Wednesday, May 29, 2019

CBF Unhappy with Bay Diet Progress

Report on Chesapeake Bay clean-up effort: States not on track
A new Chesapeake Bay Foundation report examining the state of the Chesapeake Clean Water Blueprint found good and bad news.

The report claims that no state is completely on track to meet the 2025 goal to restore water quality, but Virginia and Maryland are close to being on track. Pennsylvania, however, never met its nitrogen reduction targets and its current plan to achieve the 2025 goal is woefully inadequate, detailing only two-thirds of actions necessary to achieve its goal.

“A chain is only as strong as its weakest link, and that is also true for the partnership working to restore water quality across the region,” CBF President William C. Baker said. “Today, unfortunately, Pennsylvania’s link is not only weak, it is broken.”

The Chesapeake Bay Foundation assessed Pennsylvania, Maryland, and Virginia’s milestone progress and whether or not states are implementing the pollution-reduction commitments they made. Together, those three states are responsible for 90 percent of the pollution fouling the Bay and its rivers and streams.

Virginia is on track to achieve its 2025 goals, provided it accelerates efforts to reduce pollution from agricultural sources and growing urban and suburban areas while continuing progress in the wastewater sector. Virginia has a strong roadmap for success; the key is implementation.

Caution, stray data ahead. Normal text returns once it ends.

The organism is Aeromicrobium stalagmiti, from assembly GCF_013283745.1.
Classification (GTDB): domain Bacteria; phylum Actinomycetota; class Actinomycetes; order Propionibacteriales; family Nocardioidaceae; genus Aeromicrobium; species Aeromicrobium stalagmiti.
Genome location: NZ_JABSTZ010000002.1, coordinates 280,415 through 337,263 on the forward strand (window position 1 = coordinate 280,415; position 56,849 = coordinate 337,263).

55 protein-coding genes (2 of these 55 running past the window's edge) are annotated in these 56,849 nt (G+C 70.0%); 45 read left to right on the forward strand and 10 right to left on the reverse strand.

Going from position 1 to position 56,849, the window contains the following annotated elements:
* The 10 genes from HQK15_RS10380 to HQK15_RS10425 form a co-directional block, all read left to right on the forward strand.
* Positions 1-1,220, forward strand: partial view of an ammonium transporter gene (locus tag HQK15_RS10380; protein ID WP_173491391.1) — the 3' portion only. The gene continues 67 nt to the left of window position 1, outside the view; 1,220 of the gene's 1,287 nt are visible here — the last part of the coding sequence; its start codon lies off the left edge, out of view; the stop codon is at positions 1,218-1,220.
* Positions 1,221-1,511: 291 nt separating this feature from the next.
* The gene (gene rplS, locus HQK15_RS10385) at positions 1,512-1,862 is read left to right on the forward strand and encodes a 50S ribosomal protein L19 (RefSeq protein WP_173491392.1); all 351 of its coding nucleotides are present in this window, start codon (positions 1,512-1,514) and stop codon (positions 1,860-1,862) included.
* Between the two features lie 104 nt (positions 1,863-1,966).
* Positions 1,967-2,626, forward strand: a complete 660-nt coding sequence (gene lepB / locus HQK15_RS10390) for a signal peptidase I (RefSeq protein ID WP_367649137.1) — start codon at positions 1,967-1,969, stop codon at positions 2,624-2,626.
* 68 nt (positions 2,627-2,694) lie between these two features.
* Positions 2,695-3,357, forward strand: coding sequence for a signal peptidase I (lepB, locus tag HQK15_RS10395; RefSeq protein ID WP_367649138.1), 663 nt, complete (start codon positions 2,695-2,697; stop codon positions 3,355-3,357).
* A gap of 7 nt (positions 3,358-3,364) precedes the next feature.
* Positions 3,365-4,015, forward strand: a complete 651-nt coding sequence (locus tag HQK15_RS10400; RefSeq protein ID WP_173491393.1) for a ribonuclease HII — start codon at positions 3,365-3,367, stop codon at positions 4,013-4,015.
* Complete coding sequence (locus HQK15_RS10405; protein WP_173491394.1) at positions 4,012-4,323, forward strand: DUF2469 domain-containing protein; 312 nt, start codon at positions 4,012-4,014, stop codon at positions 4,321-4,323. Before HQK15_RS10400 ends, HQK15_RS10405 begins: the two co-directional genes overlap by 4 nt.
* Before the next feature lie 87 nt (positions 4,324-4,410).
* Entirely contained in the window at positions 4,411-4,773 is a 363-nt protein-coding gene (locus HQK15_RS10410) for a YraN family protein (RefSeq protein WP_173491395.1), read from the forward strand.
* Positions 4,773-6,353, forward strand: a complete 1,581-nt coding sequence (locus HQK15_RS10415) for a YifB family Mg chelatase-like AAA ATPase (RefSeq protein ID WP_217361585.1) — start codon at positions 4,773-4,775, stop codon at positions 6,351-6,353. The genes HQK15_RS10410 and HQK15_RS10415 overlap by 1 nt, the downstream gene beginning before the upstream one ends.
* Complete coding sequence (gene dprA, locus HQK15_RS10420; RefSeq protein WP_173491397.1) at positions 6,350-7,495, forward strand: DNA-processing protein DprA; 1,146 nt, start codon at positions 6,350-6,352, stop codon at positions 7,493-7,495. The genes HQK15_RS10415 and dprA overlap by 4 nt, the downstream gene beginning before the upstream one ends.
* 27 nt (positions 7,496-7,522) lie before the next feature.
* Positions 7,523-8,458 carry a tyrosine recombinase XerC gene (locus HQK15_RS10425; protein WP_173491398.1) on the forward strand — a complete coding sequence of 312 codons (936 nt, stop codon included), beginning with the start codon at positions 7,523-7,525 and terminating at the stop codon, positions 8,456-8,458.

In order for Virginia to stay on track, the report claims Virginia needs to further cut wastewater pollution. Innovative technology, including an initiative in Hampton Roads to use treated wastewater to recharge groundwater, provides exciting potential.

The Blueprint said grasses are increasing, the dead zone is getting smaller, and blue crab populations are rebounding, however, recovery is fragile.

The Chesapeake Clean Water Blueprint was developed in 2010 and a deadline for full implementation was set for 2025. Experts around the world agreed it's our best, and perhaps last chance for success.
As I've noted before, it is the job of the Bay Foundation to be unhappy with the progress towards the Bay goals. Otherwise, they'd have to make plans to shut down the organization when it's finally accomplished. And you and I know that's not going to happen; there's too much money floated through the system.

As for Pennsylvania's go slow approach, remember, they have no shoreline on the Bay, only the Susquehanna River. They have relatively little to gain, and are being expected to shoulder a disproportionate  share of the costs of the cleanup. If Maryland and Virginia were smart, they'd try to find some way to compensate, at least in part, Pennsylvania's efforts. If they were smarter, they'd try to persuade the Feds to do so.

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